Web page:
Can a Brain Scan Predict a Broken Promise?

      Tuesday, April 06, 2010

      A new study suggests that brain activity may give away dishonest intent!

      I found a really interesting article at the Scientific American about broken promises and brain activity. I find it interesting that they call breaking a promise "being dishonest" and I suppose it's true. Anyway, here are the highlights of the article. I'm curious to hear what you guys think of it!

      Last time you told someone “I’ll call you,” did you mean it? We all make promises in our daily interactions with others. On the one hand, promises such as “I’ll return your book next week” or “I won’t tell anyone” are not heavily binding, except maybe in a moral sense.

      On the other hand, some of the promises we make bind us legally and financially. By saying “I do”, newlyweds promise to love and cherish each other no matter what happens for the rest of their lives; hardly anybody makes this promise intending to break it.

      But imagine making a promise when in fact, you know you would benefit from not keeping it. Would you keep it anyway? Could we somehow tell in advance whether you’re going to keep it or break it? And finally, could we predict your decision by looking at what happens in your brain?

      All these questions are addressed in an exciting new study performed in Switzerland and led by Thomas Baumgartner and Urs Fischbacher. While their findings, published in "Neuron," are brand new and thus need to be confirmed by further research, they suggest that it may indeed be possible to detect whether a person is about to break a promise based on brain activity, well before the promise is actually broken.

      The researchers ran a brain-scanning experiment in which pairs of participants played a well-established economic game involving trust. The main objective of this study was to illuminate how brain activity differs when promises are kept and when they are broken.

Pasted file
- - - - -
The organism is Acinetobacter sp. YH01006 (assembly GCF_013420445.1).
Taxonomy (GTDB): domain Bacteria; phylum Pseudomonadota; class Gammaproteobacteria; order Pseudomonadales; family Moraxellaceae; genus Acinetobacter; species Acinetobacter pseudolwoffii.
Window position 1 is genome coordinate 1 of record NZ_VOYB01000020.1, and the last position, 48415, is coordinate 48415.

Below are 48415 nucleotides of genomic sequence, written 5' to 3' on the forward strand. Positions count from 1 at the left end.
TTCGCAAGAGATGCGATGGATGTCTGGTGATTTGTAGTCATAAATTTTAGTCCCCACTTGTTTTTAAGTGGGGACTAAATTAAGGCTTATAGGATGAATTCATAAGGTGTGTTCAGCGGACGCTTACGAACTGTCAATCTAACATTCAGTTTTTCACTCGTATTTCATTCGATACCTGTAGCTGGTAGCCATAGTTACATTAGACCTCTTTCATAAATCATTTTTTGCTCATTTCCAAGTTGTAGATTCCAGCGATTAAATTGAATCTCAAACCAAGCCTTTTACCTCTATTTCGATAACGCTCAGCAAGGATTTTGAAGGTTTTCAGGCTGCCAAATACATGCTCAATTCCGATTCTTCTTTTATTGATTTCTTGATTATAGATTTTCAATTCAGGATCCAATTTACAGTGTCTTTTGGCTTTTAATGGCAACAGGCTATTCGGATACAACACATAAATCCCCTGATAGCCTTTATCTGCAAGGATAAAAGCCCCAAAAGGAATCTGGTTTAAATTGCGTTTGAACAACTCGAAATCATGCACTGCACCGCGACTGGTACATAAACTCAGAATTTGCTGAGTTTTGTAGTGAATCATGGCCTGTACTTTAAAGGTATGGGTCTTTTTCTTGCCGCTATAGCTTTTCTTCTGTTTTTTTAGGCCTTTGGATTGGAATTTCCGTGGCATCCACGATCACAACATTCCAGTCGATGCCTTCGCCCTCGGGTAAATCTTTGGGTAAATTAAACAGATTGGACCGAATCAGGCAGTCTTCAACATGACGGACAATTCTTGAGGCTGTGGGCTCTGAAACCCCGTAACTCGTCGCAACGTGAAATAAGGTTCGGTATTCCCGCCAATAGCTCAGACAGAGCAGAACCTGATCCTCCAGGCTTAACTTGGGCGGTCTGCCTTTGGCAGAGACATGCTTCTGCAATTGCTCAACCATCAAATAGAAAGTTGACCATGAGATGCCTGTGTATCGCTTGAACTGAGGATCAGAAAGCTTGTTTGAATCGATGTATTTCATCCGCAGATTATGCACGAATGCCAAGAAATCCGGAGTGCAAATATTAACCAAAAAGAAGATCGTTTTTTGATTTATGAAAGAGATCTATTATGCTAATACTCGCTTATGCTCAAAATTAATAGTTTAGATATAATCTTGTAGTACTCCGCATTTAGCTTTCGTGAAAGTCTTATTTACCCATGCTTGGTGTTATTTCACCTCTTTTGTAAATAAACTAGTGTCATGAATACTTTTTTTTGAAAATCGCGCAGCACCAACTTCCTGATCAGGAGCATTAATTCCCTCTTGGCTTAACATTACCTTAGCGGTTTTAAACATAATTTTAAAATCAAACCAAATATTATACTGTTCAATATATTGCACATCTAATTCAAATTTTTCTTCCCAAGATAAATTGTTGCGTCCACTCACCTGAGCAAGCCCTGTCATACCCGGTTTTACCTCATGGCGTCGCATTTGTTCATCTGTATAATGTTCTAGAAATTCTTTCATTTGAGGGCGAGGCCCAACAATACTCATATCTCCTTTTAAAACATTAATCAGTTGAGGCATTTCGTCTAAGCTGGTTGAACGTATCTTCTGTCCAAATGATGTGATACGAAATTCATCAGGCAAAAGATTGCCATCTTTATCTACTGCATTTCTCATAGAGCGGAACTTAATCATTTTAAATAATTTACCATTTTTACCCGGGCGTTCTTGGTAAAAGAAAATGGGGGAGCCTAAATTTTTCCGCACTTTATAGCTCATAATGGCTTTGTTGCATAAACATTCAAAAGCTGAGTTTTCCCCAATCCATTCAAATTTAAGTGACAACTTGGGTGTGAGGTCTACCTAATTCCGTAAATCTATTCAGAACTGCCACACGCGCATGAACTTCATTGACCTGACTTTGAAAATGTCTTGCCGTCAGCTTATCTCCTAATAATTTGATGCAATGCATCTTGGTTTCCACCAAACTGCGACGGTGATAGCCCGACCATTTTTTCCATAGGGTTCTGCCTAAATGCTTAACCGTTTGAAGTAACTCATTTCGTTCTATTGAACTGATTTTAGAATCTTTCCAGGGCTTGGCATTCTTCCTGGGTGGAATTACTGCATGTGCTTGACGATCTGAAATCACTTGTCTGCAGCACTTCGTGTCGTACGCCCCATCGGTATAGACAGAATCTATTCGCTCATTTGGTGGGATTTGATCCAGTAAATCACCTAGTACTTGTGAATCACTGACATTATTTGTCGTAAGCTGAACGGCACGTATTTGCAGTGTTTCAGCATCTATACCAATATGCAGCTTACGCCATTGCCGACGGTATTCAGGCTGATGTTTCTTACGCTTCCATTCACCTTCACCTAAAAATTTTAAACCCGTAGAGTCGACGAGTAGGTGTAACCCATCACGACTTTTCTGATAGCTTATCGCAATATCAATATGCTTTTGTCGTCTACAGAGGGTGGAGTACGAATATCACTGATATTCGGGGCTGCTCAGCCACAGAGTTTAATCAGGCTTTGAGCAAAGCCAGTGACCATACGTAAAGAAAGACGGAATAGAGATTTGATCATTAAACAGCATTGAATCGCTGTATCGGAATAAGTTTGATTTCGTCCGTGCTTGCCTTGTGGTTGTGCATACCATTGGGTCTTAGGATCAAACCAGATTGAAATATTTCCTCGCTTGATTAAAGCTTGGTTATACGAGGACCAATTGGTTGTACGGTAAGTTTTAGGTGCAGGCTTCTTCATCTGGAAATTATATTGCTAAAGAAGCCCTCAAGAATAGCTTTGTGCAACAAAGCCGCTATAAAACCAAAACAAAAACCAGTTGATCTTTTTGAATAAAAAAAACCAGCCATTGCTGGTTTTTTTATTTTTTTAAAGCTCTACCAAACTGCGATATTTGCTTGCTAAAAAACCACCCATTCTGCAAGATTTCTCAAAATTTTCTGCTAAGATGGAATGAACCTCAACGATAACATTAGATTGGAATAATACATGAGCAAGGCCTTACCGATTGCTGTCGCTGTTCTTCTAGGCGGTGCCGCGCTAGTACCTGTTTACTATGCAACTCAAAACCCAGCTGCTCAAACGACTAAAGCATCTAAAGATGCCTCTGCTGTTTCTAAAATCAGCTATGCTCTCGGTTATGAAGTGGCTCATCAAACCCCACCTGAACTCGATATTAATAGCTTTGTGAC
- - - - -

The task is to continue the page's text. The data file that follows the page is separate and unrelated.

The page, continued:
Interestingly, nearly all participants fell into one of two groups – about half were honest and consistently kept their promises, and the other half consistently broke them. The researchers compared the brain activity of the honest and dishonest players. They found that while breaking their promise, the dishonest players showed greater activity in regions of the brain known to be involved in generating and regulating emotional and cognitive conflict (
      the anterior cingulate cortex, parts of the dorsolateral prefrontal cortex, and the amygdala).

      Fascinatingly, another network of regions in dishonest players’ brains (
      the anterior insula, anterior cingulate cortex and inferior frontal gyrus) showed increased activity while the players were making promises that they would later break. In other words, the dishonest players showed increased brain activity in several areas not only while breaking promises, but also at an earlier stage when their behavior was indistinguishable from that of honest players.

      The researchers also examined whether any brain regions showed increased activation in the honest (compared to dishonest) participants, but found no such areas. They interpret this to mean that honesty may be a human ‘baseline’ – our brains might find it more effortful to be dishonest than honest.